Yes I see. Hodges' model is the blank sheet and as such it is open, non-judgmental.

Yes, but there are also indicators that point to risk, physical - falls for example, plus psychological and mental health aspects like risk of self-harm, harm to others and possibly self neglect. These are the things that must also to be assessed and as such ruled-out.


So when does that 'open-mindedness', or 'neutrality' become closed?

As we learn about someone, we build up a picture that kind-of notion, once known some things are closed as they don't tend to change.
They're concluded?

Yes, but one of the reasons that nursing is such an ace job - and yes I know why your grimacing - but it IS!

Anyway, that first day can be a lesson in dynamics. If not the first day it will soon follow!

So, you have to use many different sources and kinds of knowledge.

Yes, that's right and the best knowledge of all is...?

Well, I guess learning for ourselves is the best, most permanent way.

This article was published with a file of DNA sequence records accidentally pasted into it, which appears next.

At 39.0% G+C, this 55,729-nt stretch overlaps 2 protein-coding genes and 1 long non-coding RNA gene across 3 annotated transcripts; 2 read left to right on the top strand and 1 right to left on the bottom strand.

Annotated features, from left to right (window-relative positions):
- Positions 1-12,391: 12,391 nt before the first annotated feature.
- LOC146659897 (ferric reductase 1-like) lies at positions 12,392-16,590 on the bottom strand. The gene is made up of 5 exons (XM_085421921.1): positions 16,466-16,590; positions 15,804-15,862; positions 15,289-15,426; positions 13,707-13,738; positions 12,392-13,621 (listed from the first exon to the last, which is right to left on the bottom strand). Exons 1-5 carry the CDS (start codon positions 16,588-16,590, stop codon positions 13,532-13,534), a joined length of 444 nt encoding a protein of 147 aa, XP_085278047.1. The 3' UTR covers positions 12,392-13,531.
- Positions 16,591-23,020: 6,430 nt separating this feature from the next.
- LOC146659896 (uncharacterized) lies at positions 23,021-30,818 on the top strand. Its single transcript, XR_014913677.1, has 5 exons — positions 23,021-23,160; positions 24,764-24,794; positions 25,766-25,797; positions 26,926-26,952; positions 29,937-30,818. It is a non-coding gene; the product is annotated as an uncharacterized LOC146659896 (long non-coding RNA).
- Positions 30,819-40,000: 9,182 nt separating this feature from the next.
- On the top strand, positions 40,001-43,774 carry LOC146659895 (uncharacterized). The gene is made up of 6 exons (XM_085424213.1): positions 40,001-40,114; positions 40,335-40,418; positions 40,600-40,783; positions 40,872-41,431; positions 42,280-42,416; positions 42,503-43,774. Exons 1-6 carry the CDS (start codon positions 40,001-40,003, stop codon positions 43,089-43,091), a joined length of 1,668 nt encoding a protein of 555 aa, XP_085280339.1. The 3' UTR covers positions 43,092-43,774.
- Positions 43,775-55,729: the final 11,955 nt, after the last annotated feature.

You have it there. It's a really exciting time for nursing, health and social care. Although they go on about technology and clearly technology has a major role to play. 'IT' is playing a major role and if you listen carefully you can hear the robots...

There is much more to do on that 'humanistic' side.

The open-mindedness, openness and acceptance is a baton that we must pass back to the patient. Self-care, when possible, health literacy skills and competence are crucial now.

It's not just the days that are different either. The people we encounter, the patients, the clients - call them what you will, they are all pearls. Aggregated, yes sure, you see so many oysters; but open and face-to-face as a nurse each one shines, unique and peerless with individuality.

OK. Thanks - that's cool indeed!

Acknowledgement - Stu Young, Royal College of Nursing Students

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Monday, December 08, 2014

CfP: SPECIAL ISSUE on Reimagining Interfaces for Older Adults

SPECIAL ISSUE on Reimagining Interfaces for Older Adults
Official publication of the Information Resources Management Association